I have just completed a professional trip to Senegal, during which I encountered a problem common to most mango exporters (and other crops) in the world.
I wish to share it with you because I believe there is a lesson to be learned, which any fresh produce exporter can benefit from understanding and implementing.
It all started when I asked a farmer, who is a professional mango grower and exporter, a simple question – “What is your dream?
(Think for a moment, what would you answer?)
Instead of the usual, answer, I expected, like; ‘I dream of exporting more for a higher price,’ this farmer answered –
I dream that all farmers will have an effective solution for fruit fly control,” and then he added, “and especially I wish it for the smallholders“.
Very weird….
I wish to be VERY clear, I asked him what he dreams for himself, and he tells me that he wants all the farmers to have a solution for fruit flies, and especially the smallholders!
For a moment, I was confused. What’s going on here, have I met a farmer who has political dreams or is he a saint?
I like his answer very much, and I wish all farmers were able to export, it is my dream too!
I am sure that the government and the leaders of Senegal hope the same. After all, they invest a lot in trying to accomplish exactly that.
But why would a professional, successful mango grower, who is exporting most of his fruits to Europe care about all farmers, with a special emphasis on smallholders?
To understand his answer, let us analyze the situation from his point of view, maybe we can understand and learn something new.
For this purpose, we will compare the farmer’s Current Status‘ to his Dream Status.’



Today, any Senegalese mango grower, interested in exporting to Europe, can export provided he complies with the Mango Export Protocol.

Export Protocol – due to the high sensitivity of the regulatory authorities in the EU to fruit fly infestation and chemical residues, the export protocol focuses much its attention around those two issues (fruit fly infestation and chemical residues).

The professional growers are more meticulous about the protocol, while the small (and less professional) growers are less meticulous about it.

It is common practice that smallholders send their produce to a large packing house, where fruits are “mixed” with the fruits coming from the professional farms.

It is important to note that the detection of early-stage infestation by fruit flies (eggs or young maggots) is an extremely difficult task.

Hence, infested fruits that arrived at the packing house may reach the export market within a few days after packing. However, a few days after leaving the packing house, the infestation becomes easier to detect.

The result is repeated interceptions at the export markets, of fruits with chemical residues or infested by fruit flies.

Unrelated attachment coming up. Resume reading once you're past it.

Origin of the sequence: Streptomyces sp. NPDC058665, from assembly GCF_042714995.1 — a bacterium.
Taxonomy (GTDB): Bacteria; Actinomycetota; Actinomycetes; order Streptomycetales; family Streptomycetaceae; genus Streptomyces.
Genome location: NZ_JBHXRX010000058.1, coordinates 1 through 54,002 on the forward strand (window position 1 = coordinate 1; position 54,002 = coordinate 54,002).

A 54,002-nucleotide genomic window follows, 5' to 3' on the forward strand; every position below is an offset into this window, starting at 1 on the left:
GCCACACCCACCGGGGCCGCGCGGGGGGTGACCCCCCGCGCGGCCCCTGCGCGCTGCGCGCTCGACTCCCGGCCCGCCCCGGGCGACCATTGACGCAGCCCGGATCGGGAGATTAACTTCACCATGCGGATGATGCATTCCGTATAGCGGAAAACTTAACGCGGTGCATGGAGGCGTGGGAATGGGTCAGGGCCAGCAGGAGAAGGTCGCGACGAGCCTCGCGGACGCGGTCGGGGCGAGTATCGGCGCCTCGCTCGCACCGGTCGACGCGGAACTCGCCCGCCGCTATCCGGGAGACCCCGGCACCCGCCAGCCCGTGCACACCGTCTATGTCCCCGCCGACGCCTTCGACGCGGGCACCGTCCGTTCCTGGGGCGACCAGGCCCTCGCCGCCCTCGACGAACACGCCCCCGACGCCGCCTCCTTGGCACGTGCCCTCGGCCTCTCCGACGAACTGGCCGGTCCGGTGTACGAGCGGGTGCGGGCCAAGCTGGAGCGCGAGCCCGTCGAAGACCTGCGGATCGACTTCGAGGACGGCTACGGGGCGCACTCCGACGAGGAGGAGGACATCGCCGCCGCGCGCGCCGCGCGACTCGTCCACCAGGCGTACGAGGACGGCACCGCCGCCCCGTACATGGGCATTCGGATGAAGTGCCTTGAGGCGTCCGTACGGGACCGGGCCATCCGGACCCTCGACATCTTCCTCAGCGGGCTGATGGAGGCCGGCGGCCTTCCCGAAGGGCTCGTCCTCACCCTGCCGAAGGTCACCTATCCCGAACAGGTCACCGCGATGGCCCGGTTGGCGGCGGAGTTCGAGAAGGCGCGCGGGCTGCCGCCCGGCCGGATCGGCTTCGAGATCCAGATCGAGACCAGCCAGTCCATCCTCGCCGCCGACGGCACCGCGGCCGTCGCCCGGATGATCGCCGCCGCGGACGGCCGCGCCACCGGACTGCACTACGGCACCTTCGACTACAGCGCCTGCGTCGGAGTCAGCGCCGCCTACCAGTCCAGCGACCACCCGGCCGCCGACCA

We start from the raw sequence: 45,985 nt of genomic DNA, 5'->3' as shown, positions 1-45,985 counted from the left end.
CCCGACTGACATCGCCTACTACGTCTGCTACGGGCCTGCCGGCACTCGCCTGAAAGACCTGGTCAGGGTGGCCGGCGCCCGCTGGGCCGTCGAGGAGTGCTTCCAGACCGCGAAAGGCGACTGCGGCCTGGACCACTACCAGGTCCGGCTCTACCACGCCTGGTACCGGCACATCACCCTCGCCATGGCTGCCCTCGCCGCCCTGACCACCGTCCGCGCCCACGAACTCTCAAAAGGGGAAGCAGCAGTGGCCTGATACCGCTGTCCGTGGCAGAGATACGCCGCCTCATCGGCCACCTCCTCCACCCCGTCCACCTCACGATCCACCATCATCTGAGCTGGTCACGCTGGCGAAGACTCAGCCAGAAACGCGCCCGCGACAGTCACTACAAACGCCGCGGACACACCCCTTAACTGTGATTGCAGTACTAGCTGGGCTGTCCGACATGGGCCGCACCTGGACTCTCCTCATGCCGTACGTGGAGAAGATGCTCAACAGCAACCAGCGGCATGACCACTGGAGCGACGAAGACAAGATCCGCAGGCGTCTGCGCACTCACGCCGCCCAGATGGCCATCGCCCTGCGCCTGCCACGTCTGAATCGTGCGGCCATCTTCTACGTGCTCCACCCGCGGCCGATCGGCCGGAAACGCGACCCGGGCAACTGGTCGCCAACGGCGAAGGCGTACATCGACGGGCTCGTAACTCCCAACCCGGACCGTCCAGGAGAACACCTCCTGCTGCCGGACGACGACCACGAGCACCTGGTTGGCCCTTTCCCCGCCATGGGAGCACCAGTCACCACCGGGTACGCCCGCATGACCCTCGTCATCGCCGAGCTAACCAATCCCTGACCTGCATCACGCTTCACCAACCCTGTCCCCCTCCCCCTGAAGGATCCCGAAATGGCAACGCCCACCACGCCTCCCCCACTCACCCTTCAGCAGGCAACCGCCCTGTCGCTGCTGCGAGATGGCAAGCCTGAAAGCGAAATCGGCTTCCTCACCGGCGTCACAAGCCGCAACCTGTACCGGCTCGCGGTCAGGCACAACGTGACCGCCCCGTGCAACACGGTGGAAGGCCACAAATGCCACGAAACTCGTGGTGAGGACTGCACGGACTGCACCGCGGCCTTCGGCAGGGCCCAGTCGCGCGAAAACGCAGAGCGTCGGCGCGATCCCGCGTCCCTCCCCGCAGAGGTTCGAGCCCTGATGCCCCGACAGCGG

The outcome of such interceptions is a warning to the country where fruits came from.

When it repeats itself, the exporting country is risking a total Export Ban!

When that happens, the Export Ban is imposed on all growers and produce arriving from that country, regardless of big, small, professional or not.

Meaning, the professional grower and the smallholder, BOTH and ALL, will not be able to export. Their future, when it comes to exporting mango, is intertwined, and tightly coupled.

Such is their Current Status.


The farmer I was talking with is aware of the fact that too often, the fruits infested by fruit flies or with chemical residues come from, unprofessional small growers, who are unable to properly cope with the Export Protocol’s demands.

Smallholders are precisely the kind of growers that endanger his business and his economic future.

Why? Because professional growers are ready to invest huge sums, basing their investments on the export markets, knowing that local markets can offer a lower income, which is not sufficient to cover their investments.

The mango grower in this story recognizes the risk to his agri-business that is introduced by poor quality mangoes, with chemical residues and infested by fruit flies, which are often originating from smallholders and ending up in export markets.

Now we see why the farmer’s dream makes sense and is VERY reasonable from his point of view.

He simply wants to be able to continue exporting, and he doesn’t want troubles coming from smallholders. After all, he is simply taking care of his business and understands the situation well.


Current situation hard facts –

1. Today in Senegal, there are thousands of mango growers, most of which are smallholders.

2. In Africa, mangoes’ average infestation by fruit flies is 50%, and so is the case in Senegal.

3. Despite tremendous efforts, for decades, there has been no significant improvement in the ability to control fruit flies.

4. The state of Senegal, for its part, is trying to impose the export protocol on smallholders, but with limited success.